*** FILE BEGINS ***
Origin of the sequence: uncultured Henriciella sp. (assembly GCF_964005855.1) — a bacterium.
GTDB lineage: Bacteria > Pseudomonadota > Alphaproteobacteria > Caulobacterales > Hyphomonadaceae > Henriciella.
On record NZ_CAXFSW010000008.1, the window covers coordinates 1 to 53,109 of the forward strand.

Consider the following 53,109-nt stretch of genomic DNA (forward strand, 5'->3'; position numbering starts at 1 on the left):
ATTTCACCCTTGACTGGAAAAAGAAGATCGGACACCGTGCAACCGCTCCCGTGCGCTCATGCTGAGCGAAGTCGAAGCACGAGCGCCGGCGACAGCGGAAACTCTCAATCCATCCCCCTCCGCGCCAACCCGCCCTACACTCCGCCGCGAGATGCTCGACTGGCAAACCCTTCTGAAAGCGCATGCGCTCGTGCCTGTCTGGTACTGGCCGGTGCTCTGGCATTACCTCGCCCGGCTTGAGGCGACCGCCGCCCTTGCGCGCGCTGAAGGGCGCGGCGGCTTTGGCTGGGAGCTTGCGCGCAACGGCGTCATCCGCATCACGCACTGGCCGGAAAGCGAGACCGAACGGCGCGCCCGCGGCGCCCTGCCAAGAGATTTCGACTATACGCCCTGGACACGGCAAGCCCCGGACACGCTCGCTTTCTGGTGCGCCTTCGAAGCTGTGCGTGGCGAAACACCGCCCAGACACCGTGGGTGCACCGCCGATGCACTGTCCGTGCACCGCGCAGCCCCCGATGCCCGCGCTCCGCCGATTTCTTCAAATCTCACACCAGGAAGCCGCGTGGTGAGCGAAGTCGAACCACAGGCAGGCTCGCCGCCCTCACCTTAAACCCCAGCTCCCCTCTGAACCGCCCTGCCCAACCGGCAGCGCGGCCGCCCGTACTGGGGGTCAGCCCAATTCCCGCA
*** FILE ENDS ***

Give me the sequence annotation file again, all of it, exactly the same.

Origin of the sequence: uncultured Henriciella sp. (assembly GCF_964005855.1) — a bacterium.
GTDB lineage: Bacteria > Pseudomonadota > Alphaproteobacteria > Caulobacterales > Hyphomonadaceae > Henriciella.
On record NZ_CAXFSW010000008.1, the window covers coordinates 1 to 53,109 of the forward strand.

Consider the following 53,109-nt stretch of genomic DNA (forward strand, 5'->3'; position numbering starts at 1 on the left):
ATTTCACCCTTGACTGGAAAAAGAAGATCGGACACCGTGCAACCGCTCCCGTGCGCTCATGCTGAGCGAAGTCGAAGCACGAGCGCCGGCGACAGCGGAAACTCTCAATCCATCCCCCTCCGCGCCAACCCGCCCTACACTCCGCCGCGAGATGCTCGACTGGCAAACCCTTCTGAAAGCGCATGCGCTCGTGCCTGTCTGGTACTGGCCGGTGCTCTGGCATTACCTCGCCCGGCTTGAGGCGACCGCCGCCCTTGCGCGCGCTGAAGGGCGCGGCGGCTTTGGCTGGGAGCTTGCGCGCAACGGCGTCATCCGCATCACGCACTGGCCGGAAAGCGAGACCGAACGGCGCGCCCGCGGCGCCCTGCCAAGAGATTTCGACTATACGCCCTGGACACGGCAAGCCCCGGACACGCTCGCTTTCTGGTGCGCCTTCGAAGCTGTGCGTGGCGAAACACCGCCCAGACACCGTGGGTGCACCGCCGATGCACTGTCCGTGCACCGCGCAGCCCCCGATGCCCGCGCTCCGCCGATTTCTTCAAATCTCACACCAGGAAGCCGCGTGGTGAGCGAAGTCGAACCACAGGCAGGCTCGCCGCCCTCACCTTAAACCCCAGCTCCCCTCTGAACCGCCCTGCCCAACCGGCAGCGCGGCCGCCCGTACTGGGGGTCAGCCCAATTCCCGCA